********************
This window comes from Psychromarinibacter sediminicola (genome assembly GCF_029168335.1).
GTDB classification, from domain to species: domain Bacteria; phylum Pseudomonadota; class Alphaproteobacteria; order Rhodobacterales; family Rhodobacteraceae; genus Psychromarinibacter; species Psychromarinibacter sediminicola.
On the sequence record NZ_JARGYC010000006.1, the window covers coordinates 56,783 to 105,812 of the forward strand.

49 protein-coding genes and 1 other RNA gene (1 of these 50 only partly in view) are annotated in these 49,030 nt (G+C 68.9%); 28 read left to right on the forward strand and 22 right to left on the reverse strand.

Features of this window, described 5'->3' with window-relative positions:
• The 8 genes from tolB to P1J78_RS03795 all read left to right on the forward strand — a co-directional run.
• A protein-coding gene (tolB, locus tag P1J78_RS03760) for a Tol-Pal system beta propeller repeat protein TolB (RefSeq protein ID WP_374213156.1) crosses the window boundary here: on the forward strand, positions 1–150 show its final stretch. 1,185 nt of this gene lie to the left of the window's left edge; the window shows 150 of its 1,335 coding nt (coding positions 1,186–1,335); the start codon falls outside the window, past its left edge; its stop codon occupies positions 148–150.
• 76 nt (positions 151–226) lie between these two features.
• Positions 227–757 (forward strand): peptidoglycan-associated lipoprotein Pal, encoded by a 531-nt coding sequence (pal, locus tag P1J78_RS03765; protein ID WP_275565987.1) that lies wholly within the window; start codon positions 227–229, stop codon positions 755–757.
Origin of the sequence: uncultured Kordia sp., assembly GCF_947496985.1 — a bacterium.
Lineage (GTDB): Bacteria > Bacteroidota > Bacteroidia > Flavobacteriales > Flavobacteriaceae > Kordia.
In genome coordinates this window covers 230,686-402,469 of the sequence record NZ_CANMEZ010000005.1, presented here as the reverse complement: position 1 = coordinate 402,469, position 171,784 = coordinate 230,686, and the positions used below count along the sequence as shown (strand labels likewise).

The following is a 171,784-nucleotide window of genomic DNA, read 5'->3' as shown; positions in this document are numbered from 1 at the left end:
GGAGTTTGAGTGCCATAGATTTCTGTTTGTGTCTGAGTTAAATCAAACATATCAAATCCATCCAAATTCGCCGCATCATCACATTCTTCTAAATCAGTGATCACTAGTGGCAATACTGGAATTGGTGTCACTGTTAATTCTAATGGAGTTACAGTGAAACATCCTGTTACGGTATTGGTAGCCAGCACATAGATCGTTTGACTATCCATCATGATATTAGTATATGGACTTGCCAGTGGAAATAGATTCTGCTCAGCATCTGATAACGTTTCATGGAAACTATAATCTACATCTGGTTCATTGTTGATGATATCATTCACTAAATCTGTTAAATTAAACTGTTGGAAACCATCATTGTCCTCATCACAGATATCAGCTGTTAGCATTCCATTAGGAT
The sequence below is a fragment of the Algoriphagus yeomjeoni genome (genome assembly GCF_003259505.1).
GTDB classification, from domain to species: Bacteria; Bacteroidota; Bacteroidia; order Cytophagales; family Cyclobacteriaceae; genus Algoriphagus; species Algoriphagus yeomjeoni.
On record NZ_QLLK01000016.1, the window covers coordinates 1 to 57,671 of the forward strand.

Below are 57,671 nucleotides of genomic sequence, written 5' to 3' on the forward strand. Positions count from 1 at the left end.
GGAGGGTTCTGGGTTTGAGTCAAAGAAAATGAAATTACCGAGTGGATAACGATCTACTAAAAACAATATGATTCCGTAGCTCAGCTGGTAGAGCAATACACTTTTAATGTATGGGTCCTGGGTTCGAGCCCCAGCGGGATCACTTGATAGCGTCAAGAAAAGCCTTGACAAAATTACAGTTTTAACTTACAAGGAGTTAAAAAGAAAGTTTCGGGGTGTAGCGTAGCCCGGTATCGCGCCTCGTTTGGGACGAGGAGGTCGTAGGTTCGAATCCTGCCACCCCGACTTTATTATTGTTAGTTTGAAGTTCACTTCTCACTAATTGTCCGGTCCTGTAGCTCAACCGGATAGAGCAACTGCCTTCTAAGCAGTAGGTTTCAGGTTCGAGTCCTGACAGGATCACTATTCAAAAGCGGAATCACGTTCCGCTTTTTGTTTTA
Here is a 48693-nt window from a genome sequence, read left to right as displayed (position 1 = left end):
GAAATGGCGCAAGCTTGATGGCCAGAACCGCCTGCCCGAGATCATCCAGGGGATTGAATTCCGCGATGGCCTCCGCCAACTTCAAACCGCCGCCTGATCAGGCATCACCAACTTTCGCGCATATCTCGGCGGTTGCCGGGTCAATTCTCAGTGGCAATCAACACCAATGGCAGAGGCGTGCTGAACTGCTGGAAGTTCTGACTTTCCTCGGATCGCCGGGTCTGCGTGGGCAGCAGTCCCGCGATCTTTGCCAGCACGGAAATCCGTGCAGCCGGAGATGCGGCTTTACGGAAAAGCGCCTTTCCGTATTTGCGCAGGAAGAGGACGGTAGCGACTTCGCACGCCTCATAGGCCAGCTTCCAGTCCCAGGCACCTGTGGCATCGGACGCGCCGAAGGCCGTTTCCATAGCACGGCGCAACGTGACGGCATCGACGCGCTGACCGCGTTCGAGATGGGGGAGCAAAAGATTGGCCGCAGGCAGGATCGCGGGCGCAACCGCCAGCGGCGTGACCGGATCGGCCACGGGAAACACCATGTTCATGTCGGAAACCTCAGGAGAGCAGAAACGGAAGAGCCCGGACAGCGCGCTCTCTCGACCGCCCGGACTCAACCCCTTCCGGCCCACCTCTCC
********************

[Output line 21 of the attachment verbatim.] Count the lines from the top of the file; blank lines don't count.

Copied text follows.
GAAATGGCGCAAGCTTGATGGCCAGAACCGCCTGCCCGAGATCATCCAGGGGATTGAATTCCGCGATGGCCTCCGCCAACTTCAAACCGCCGCCTGATCAGGCATCACCAACTTTCGCGCATATCTCGGCGGTTGCCGGGTCAATTCTCAGTGGCAATCAACACCAATGGCAGAGGCGTGCTGAACTGCTGGAAGTTCTGACTTTCCTCGGATCGCCGGGTCTGCGTGGGCAGCAGTCCCGCGATCTTTGCCAGCACGGAAATCCGTGCAGCCGGAGATGCGGCTTTACGGAAAAGCGCCTTTCCGTATTTGCGCAGGAAGAGGACGGTAGCGACTTCGCACGCCTCATAGGCCAGCTTCCAGTCCCAGGCACCTGTGGCATCGGACGCGCCGAAGGCCGTTTCCATAGCACGGCGCAACGTGACGGCATCGACGCGCTGACCGCGTTCGAGATGGGGGAGCAAAAGATTGGCCGCAGGCAGGATCGCGGGCGCAACCGCCAGCGGCGTGACCGGATCGGCCACGGGAAACACCATGTTCATGTCGGAAACCTCAGGAGAGCAGAAACGGAAGAGCCCGGACAGCGCGCTCTCTCGACCGCCCGGACTCAACCCCTTCCGGCCCACCTCTCC